Five Ways to Find North Without a Compass

5 Ways to Find North Without a Compass

Using Nature to Find Your Way Without a Compass

Of course, it is easier to navigate with a compass, but it pays to know how to orient yourself without one. One of the best around is the Suunto MC-2G Mirror Sighting Global Compass. It has a declination adjustment system, which is useful in areas of large magnetic variation. But even a small button compass is useful — I keep one in my survival kit.

When examining a used compass, if it’s a liquid-filled type, make sure the bubble (if any) is small, indicating that it hasn’t leaked out.

But if you have no compass, you can still orient yourself in a general way. These rules apply in the Northern Hemisphere.

  1. Find the North Star.
    1. Identify the Big Dipper.
    2. Identify the two stars at the “pouring end” of the ladle.
    3. Mark the distance between them.
    4. Draw a line between the two stars at the pouring end of the ladle and extend it 5 times — you’ll find Polaris at the end of that line. Polaris is the tip of the Little Dipper’s handle.
  2. Track the Sun With a Stick. This method is most accurate around noon.
    1. Plant a stick vertically in the ground.
    2. Place a mark at the tip of its shadow.
    3. A half-hour later, place another mark at the tip of the shadow.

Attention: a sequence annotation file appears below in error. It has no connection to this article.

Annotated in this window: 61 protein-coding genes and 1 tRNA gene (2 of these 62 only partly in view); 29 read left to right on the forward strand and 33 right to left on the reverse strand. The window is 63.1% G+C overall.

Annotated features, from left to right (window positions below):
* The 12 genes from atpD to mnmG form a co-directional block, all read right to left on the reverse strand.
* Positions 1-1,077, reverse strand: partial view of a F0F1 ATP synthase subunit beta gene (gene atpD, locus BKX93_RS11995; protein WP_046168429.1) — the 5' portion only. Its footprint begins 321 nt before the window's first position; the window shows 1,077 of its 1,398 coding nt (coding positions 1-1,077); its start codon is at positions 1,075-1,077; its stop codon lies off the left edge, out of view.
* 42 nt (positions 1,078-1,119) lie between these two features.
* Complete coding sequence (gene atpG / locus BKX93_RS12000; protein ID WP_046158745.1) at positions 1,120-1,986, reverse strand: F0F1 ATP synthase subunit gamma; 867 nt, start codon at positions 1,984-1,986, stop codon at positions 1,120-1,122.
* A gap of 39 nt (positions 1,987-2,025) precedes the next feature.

4. A line drawn between the marks points approximately East and West.
  3. Use the Crescent Moon. This method is most accurate when the moon is at its highest point in the sky.
    1. Draw a line between the horns of the crescent.
    2. Extend that line down to the horizon — where it touches the ground is approximately South.
  4. Moss on Trees. This method is most accurate in drier microclimates. Moss will grow on rocks and tree trunks that do not receive much sun; this will tend to occur on the North side of those objects.
  5. Drier Hillsides Face South. This method works well in dry mountainous regions. North-facing slopes get the least sun and have more water-loving vegetation. South-facing slopes will have less vegetation, or more drought-tolerant vegetation like cacti.
Remember: Practice makes perfect!

~SnoMan

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  • Mark

    Appreciate sharing. I would like to suggest not using miss or dry hills to locate North. I’ve experimented with this in my hikes and disagree. The best foolproof way is to use a compass!

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